The Market Today

Bullard Broaches 75 Basis Point Hikes; Housing Data Fluctuates

by Craig Dismuke, Dudley Carter


Housing Starts Remain at Highest Level Since 2006: The March housing construction data were stronger than expected as multi-family activity offset weaker results in single family.  Building permits figures were 2.9% stronger than expected after a 0.4% gain in March and positive revisions to the previous months’ figures.  The gain in building permits came from a 10.0% jump in multi-family activity which more-than-compensated for a 4.8% decline in new single family permits.  Likewise, housing starts were 3.0% better than expected on a positive March result and positive revisions to prior results. This brought housing starts to a new-high dating back to 2006.  Both single family and multi-family have contributed to the post-pandemic strength.  Single family starts fell 1.7% in March but multi-family gained another 4.6% to its second-highest level since 1987.

Fed Communications: Chicago Fed Bank President Evans (NV) is scheduled to speak at 11:05 a.m. CT today at the Economic Club of New York.  Also on the calendar is Minneapolis Bank President Kashkari (NV) at 7:00 p.m.


Home Builder Confidence Hits 7-Month Low As Expected: The NAHB’s Housing Market Index, a popular gauge of home builder confidence, cooled for a fourth consecutive month in April. The 2-point drop was in line with expectations and landed the index at 77, its weakest level since September 2021. Interestingly, the softer tone was concentrated in the current assessment as the outlook for future sales recovered modestly from a 24-month low. The current sales index fell to a seven-month low and a gauge of prospective buyer interest slid to its lowest level since August 2021. An historically fast surge in mortgage rates this year has pushed the Mortgage Bankers Association’s 30-year mortgage rate estimate to its highest level since 2018 and Freddie Mac’s 30-year average rate up to its highest level since 2011. Combined with surging prices amid low current inventories and rising construction costs, estimates of monthly payments on a new mortgage have soared, signaling deteriorating affordability. The NAHB cited these dynamics as headwinds for housing and the future sales index, despite the small recovery in April, remained at its second lowest level since the first half of 2020.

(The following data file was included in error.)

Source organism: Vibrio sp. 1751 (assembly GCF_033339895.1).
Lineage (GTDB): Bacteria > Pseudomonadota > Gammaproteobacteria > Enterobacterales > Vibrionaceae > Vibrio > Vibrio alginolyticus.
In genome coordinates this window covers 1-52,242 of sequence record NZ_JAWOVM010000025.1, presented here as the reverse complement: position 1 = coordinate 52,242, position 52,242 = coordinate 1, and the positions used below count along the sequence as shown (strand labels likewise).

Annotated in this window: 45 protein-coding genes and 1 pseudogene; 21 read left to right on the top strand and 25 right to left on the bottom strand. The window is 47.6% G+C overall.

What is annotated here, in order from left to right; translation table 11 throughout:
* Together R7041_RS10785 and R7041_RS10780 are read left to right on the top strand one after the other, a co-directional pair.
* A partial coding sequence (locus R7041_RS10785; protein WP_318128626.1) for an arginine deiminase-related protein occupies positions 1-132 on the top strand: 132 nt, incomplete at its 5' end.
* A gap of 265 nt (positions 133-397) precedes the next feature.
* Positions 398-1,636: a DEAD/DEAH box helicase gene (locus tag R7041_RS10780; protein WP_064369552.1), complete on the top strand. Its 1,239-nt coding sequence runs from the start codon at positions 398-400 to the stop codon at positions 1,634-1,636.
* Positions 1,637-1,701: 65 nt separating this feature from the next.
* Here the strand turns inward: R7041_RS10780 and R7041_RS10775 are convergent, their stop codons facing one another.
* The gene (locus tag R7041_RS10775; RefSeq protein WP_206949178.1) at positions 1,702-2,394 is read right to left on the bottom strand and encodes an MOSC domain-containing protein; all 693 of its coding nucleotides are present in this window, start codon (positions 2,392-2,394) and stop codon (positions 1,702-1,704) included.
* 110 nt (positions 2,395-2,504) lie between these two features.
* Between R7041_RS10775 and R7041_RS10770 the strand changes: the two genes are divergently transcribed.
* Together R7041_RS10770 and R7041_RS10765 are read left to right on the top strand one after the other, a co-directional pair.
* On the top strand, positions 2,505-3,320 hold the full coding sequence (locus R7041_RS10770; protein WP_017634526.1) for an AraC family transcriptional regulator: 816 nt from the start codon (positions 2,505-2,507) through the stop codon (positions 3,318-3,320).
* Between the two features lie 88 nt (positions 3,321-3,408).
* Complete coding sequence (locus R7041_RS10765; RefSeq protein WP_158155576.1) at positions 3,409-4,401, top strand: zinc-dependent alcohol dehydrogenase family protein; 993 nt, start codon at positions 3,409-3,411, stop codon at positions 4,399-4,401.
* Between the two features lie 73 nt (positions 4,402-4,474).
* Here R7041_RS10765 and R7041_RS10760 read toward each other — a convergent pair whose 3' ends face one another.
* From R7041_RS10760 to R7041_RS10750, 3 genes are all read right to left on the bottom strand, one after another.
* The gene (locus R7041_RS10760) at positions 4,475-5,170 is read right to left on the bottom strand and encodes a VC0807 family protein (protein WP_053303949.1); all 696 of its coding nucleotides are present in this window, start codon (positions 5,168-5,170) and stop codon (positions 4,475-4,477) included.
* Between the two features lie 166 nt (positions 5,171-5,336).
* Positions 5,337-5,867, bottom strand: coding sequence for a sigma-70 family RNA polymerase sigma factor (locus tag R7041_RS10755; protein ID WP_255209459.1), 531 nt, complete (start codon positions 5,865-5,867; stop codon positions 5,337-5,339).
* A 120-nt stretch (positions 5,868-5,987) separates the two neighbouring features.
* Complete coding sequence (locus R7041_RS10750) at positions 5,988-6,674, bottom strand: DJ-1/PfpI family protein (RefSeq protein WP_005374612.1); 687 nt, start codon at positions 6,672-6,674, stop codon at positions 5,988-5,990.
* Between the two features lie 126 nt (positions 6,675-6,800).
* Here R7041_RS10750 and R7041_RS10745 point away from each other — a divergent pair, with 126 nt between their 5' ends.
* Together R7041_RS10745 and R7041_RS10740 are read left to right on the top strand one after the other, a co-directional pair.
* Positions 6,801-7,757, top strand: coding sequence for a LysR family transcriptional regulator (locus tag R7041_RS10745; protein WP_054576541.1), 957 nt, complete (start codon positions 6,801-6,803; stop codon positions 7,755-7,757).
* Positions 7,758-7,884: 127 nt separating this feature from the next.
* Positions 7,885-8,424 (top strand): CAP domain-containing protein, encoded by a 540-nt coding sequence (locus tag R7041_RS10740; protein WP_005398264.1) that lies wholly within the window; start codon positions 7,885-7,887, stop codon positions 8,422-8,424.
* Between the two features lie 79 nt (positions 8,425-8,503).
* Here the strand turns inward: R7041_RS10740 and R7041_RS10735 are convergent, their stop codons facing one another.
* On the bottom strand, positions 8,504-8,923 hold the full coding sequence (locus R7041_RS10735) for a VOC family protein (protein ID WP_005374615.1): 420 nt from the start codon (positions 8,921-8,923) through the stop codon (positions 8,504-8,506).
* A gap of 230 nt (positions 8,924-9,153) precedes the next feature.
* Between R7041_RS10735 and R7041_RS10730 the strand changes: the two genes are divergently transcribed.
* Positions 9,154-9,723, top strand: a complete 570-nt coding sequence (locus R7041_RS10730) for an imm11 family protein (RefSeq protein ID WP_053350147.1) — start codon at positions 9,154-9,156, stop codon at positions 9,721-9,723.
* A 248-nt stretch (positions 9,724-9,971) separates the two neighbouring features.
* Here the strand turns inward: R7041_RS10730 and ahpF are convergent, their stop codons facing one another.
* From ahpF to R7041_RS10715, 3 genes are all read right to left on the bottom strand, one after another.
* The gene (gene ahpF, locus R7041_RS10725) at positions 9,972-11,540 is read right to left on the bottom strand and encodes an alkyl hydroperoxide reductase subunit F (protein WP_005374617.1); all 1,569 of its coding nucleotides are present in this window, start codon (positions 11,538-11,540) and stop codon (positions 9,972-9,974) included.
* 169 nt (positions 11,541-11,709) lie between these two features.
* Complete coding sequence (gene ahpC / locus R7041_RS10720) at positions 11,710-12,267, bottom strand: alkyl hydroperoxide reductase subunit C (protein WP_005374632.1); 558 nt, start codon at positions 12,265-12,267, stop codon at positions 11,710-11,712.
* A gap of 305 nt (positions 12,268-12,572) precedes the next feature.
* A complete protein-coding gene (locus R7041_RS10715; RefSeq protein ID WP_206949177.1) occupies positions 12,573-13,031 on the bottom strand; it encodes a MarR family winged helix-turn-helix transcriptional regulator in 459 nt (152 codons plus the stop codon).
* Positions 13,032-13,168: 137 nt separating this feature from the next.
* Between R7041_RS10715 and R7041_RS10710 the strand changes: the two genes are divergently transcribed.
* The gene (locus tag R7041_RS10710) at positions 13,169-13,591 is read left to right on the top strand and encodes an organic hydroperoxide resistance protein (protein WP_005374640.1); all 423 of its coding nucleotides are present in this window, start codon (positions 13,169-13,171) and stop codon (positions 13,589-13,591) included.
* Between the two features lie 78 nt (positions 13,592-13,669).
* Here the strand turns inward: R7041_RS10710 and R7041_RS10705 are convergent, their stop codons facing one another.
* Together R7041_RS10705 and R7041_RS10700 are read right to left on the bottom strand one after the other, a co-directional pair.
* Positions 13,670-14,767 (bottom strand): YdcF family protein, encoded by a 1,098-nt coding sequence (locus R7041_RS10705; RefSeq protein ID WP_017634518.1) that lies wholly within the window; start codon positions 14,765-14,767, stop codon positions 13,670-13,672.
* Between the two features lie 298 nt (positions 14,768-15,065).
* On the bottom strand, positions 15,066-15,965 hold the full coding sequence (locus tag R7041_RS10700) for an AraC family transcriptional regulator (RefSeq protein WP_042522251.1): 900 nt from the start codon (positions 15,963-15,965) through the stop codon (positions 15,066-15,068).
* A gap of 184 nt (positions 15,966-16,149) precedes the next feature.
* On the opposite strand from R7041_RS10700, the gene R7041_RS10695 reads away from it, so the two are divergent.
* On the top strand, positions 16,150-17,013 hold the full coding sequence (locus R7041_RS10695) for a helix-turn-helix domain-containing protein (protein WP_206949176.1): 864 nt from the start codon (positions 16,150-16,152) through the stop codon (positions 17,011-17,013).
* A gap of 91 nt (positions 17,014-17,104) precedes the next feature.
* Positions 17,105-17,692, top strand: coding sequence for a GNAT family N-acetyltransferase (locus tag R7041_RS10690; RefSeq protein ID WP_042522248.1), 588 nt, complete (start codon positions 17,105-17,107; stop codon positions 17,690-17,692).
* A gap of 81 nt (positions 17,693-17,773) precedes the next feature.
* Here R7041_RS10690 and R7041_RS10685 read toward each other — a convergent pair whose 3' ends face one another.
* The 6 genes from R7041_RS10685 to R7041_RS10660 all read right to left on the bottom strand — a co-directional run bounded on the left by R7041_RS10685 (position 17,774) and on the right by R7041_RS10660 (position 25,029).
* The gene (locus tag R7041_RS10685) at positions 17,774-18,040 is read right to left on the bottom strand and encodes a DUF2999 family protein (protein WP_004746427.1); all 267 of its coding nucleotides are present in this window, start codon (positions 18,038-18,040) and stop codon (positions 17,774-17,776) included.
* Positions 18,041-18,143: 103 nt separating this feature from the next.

Bullard Beats His Hawkish Drum, Says 75-BP Hikes Not the Base Case but Always an Option: St. Louis Fed President Bullard repeated his hawkish preferences Monday, saying the Fed needs to raise the fed funds rate to around 3.5% to ensure inflation expectations remain tethered near the Fed’s 2% target. “You can’t do it all at once, but I think it behooves us to get to that level by the end of the year,” Bullard noted, adding “I’ve even said we want to get above neutral as early as the third quarter and try to put further downward pressure on inflation at that point.” While many of his remarks were more of the same, Bullard garnered some attention with a comment that he wouldn’t rule out a 75-bp rate hike at a later meeting, “but it is not my base case here,” he said.